The book reveals that at one point she consulted a counsellor. “One of the difficult things is there’s not a lot of empathy,” she says. “When you say that people’s fantasies of raping and abusing you are having a mental health impact people say, ‘You know it’s just to scare you?’. As if you can switch it off in that case.”
I wonder what kind of person you have to be to stick with a project like this, but Bates quashes the image of herself as a virtual Joan of Arc. "The honest answer to that is that I had no idea what I was getting myself into. I thought I was setting up a tiny website and I would carry on with my own life. If I had known what I was getting myself into, it probably wouldn't have started."
She puts her success down to the sheer volume of posts on her site: 100,000 in the first three years alone. Yet she understands enough about media sexism to know that her voice is heard where less attractive or non-white colleagues’ might not be and she does her best to compensate, for example, by demanding diversity on panels or TV and radio programmes where she is invited to appear.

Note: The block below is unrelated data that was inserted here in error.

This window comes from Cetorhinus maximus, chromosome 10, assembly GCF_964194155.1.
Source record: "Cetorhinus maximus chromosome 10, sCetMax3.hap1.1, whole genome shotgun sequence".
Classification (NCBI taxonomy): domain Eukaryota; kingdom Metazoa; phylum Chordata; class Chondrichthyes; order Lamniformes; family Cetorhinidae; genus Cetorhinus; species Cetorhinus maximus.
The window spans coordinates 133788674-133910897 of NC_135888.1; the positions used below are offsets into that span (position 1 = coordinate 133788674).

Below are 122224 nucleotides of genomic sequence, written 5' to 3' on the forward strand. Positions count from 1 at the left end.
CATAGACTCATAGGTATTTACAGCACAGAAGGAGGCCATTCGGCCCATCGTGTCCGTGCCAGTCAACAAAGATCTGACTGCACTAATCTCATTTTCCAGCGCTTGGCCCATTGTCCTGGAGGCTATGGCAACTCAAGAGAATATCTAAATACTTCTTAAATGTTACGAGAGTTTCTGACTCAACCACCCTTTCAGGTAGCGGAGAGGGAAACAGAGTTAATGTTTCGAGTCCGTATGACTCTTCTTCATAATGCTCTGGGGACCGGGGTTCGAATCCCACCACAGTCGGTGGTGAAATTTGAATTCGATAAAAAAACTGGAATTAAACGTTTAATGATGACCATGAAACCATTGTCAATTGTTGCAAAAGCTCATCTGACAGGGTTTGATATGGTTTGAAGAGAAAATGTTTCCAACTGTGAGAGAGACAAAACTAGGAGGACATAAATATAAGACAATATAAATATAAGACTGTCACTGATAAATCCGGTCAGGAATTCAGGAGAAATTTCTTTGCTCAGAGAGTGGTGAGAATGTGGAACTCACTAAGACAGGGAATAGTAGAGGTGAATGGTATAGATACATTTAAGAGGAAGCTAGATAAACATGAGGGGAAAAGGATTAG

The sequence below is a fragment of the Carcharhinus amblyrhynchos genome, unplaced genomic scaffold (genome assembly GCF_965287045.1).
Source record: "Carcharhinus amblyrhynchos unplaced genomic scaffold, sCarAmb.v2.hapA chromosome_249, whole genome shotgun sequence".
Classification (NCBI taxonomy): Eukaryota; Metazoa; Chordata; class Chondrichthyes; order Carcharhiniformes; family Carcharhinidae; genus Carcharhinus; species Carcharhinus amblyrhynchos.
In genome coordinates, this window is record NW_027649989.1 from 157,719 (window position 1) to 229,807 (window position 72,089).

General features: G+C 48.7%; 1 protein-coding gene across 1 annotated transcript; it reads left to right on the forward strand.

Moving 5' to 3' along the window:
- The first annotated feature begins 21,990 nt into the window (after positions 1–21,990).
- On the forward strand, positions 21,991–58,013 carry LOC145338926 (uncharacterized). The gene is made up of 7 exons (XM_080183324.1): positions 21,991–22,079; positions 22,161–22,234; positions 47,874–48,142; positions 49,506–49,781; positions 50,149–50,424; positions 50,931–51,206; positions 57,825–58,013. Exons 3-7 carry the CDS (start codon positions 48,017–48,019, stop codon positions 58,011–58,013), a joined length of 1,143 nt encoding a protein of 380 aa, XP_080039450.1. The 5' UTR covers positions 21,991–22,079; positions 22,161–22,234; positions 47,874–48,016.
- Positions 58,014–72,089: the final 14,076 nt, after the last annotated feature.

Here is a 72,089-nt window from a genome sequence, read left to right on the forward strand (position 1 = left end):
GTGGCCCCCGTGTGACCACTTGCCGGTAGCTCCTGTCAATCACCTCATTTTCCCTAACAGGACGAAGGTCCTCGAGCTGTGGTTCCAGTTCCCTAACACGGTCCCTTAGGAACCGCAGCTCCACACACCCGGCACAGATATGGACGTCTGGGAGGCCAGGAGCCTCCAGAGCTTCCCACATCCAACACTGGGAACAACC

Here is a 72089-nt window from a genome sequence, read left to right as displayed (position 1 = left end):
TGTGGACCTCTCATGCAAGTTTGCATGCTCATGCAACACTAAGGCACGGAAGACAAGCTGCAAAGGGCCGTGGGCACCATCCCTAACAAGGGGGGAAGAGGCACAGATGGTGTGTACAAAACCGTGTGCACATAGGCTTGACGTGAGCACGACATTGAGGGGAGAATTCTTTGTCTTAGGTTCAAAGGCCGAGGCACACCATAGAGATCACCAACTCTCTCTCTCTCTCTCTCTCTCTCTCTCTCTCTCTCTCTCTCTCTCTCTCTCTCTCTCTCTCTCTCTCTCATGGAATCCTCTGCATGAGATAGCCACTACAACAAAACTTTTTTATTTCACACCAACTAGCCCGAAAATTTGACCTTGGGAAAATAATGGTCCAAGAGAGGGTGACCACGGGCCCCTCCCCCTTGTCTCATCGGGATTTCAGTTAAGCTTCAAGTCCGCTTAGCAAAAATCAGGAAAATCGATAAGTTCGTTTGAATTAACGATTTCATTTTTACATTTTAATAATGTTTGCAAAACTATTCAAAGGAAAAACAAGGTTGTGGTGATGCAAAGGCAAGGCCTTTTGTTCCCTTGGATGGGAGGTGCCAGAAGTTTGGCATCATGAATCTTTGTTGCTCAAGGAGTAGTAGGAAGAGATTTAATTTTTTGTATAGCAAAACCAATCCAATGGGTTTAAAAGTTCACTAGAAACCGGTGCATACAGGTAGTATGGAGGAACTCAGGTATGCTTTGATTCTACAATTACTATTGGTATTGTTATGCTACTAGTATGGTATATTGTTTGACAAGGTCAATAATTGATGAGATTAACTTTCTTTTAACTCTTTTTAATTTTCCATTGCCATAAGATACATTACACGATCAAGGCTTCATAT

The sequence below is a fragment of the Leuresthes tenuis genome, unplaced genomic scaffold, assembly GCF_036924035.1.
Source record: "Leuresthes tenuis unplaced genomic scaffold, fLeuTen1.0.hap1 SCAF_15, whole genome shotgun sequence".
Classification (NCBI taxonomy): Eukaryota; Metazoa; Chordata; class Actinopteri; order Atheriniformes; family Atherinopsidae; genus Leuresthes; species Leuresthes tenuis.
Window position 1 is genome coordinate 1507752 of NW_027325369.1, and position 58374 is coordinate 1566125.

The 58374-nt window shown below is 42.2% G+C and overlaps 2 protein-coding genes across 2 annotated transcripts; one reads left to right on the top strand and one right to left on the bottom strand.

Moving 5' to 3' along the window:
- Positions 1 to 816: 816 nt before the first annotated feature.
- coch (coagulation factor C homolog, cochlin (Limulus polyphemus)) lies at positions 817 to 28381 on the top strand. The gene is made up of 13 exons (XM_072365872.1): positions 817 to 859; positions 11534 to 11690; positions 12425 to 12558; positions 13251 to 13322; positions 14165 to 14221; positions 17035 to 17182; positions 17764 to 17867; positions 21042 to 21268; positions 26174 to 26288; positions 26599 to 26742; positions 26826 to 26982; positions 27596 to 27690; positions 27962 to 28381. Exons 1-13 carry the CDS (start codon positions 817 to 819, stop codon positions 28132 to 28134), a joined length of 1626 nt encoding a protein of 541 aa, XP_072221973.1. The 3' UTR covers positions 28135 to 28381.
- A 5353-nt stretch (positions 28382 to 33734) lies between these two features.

As an example of how factors such as race and religion can exacerbate sexist treatment, we talk about discrimination faced by Muslims in the UK, especially in relation to the hijab. “We hear from Muslim women who have been harassed, threatened, spat at and physically assaulted in public space, including having their headscarves forcibly removed,” says Bates. “For many, race is another intersecting issue.”
Despite all these layers of complexity, Bates is clear about how to start solving the problem. “You start in schools because it’s the most effective way to reach everybody before it’s completely normalised,” she says. “Because people will go on out of that environment to move into politics, to move into academia, to move into the media and they will take those ideas with them.”
Later we return to the Wow Festival, where Bates is headlining the Friday-night programme alongside the Black Lives Matter founder Patrisse Khan-Cullors, and gives the crowd a similar action point. “It’s easy to feel disempowered but every one of us can have an impact in our own small sphere,” she says. “Every one of us can have those conversations with the young people in our lives and make a difference that will grow with them.”
Misogynation: The True Scale of Sexism by Laura Bates is out now, published by Simon & Schuster